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Counterexamples to a Likelihood Theory of Evidence

Forster, Malcolm R. (2006) Counterexamples to a Likelihood Theory of Evidence. [Preprint]

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Abstract

The Likelihood Theory of Evidence (LTE) says, roughly, that all the information relevant to the bearing of data on hypotheses (or models) is contained in the likelihoods. There exist counterexamples in which one can tell which of two hypotheses is true from the full data, but not from the likelihoods alone. These examples suggest that some forms of scientific reasoning, such as the consilience of inductions (Whewell, 1858), cannot be represented within Bayesian and Likelihoodist philosophies of science.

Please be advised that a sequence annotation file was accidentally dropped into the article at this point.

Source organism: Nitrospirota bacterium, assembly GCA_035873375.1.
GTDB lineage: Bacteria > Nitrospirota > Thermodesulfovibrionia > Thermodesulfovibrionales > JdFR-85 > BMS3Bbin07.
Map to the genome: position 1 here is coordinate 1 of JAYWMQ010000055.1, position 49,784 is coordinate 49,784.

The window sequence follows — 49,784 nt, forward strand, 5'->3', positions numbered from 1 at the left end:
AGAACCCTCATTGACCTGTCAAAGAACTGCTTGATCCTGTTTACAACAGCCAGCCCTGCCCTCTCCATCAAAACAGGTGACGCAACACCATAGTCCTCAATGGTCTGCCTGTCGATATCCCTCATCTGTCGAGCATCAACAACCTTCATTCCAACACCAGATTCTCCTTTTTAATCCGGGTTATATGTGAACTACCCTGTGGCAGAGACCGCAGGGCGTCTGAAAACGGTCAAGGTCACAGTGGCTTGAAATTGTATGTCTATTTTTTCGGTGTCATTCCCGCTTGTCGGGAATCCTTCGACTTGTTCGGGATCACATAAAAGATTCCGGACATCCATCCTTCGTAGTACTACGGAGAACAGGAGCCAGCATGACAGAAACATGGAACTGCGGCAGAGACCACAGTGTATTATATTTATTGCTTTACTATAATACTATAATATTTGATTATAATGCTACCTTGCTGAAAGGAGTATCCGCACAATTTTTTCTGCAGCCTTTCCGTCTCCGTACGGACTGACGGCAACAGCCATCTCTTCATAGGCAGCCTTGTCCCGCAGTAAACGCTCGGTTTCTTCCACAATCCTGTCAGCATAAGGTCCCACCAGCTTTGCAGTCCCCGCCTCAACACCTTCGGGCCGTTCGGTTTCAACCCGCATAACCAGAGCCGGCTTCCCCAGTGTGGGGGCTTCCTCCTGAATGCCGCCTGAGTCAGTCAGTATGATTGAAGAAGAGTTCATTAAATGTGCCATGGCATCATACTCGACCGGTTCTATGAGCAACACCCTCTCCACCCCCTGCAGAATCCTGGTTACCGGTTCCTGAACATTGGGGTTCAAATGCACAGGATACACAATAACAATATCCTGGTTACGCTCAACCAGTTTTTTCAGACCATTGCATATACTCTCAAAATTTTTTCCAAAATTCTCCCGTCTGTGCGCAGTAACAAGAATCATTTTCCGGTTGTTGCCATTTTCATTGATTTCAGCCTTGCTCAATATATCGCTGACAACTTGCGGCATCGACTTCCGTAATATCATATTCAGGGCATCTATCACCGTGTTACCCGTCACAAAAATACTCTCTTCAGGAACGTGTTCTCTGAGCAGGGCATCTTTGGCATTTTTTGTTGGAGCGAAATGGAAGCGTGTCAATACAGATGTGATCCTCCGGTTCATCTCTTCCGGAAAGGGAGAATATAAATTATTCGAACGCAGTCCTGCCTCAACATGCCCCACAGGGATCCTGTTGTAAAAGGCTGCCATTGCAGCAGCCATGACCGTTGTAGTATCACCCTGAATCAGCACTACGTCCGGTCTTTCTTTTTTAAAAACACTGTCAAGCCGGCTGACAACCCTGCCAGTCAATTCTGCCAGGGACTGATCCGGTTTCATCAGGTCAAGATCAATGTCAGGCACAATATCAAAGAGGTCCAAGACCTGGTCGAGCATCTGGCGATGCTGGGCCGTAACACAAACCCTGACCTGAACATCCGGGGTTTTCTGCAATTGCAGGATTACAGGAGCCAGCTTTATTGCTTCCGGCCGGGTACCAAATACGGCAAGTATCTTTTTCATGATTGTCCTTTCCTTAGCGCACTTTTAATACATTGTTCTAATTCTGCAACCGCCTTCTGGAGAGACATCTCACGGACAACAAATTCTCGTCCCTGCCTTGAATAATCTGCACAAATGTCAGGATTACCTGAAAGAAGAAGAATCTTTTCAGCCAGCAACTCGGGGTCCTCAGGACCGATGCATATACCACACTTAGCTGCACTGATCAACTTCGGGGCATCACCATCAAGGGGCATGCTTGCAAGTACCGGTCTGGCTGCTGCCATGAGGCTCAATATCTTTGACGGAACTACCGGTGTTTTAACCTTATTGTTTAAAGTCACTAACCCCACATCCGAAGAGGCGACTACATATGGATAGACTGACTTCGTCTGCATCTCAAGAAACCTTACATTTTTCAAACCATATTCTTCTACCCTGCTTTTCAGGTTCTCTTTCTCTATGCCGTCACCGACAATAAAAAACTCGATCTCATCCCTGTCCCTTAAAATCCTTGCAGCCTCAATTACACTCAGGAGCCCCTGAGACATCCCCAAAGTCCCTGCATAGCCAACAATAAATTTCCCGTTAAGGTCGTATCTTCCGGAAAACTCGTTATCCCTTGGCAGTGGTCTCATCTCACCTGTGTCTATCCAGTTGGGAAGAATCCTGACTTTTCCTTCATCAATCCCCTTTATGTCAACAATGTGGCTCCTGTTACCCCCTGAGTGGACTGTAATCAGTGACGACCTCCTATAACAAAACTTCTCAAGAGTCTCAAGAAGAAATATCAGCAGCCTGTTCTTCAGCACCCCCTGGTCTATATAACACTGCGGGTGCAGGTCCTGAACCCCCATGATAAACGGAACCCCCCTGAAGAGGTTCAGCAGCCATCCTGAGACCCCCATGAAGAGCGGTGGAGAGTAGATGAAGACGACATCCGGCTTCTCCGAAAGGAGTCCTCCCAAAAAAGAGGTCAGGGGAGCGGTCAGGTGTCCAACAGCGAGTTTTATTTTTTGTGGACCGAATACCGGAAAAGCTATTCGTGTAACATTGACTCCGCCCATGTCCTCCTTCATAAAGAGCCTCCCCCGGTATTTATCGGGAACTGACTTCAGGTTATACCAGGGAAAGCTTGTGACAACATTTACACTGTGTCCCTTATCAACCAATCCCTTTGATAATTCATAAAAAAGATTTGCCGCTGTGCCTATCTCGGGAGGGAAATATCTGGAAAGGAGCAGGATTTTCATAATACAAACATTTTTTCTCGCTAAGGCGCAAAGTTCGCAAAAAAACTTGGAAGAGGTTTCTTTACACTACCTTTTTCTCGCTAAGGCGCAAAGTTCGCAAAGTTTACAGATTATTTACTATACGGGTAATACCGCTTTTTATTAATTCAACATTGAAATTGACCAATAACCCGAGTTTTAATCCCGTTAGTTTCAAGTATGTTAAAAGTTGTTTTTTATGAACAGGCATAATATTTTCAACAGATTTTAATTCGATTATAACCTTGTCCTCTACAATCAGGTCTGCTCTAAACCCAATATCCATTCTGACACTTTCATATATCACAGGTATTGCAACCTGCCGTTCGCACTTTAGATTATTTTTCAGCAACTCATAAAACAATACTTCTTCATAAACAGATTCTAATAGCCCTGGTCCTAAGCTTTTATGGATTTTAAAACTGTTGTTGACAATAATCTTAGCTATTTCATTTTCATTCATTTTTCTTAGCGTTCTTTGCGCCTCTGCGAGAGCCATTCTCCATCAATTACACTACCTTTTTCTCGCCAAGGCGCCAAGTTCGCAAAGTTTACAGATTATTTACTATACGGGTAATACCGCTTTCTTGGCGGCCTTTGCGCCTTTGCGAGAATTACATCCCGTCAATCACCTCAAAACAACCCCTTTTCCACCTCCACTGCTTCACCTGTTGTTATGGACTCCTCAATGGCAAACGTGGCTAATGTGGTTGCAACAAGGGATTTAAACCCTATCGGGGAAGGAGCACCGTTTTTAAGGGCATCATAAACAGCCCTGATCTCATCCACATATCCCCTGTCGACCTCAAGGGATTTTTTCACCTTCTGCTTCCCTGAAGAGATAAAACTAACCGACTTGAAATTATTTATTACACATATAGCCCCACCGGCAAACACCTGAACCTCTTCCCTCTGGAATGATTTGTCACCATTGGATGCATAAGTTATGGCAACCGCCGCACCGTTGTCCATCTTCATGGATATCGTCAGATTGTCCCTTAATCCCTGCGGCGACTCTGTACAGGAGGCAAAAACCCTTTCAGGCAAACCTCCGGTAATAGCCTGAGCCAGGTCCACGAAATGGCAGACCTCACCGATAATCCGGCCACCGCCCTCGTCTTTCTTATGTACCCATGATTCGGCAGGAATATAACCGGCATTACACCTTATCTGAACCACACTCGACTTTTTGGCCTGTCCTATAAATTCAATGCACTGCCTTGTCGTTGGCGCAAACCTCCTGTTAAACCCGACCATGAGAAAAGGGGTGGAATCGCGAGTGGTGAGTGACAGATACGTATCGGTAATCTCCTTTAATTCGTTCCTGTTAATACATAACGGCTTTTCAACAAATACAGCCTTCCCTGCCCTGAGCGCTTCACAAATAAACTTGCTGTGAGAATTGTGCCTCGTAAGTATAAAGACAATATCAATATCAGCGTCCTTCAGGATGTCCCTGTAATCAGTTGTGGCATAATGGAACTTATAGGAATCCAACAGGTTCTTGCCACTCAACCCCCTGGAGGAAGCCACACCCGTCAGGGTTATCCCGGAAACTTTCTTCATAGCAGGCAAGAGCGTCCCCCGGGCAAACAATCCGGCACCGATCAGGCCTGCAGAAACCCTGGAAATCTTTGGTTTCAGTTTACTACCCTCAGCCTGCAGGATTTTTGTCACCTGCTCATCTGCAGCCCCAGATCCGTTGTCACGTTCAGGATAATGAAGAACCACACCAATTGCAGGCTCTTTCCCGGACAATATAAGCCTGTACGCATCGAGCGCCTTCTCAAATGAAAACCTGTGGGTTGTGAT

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Item Type: Preprint
Creators:
CreatorsEmailORCID
Forster, Malcolm R.
Additional Information: The original publication is available at www.springerlink.com.
Keywords: The likelihood principle, the law of likelihood, evidence, Bayesianism, Likelihoodism, curve fitting, regression, asymmetry of cause and effect
Subjects: General Issues > Confirmation/Induction
General Issues > Philosophers of Science
Depositing User: Malcolm R. Forster
Date Deposited: 11 Sep 2006
Last Modified: 07 Oct 2010 15:14
Item ID: 2855
URI: http://philsci-archive.pitt.edu/id/eprint/2855

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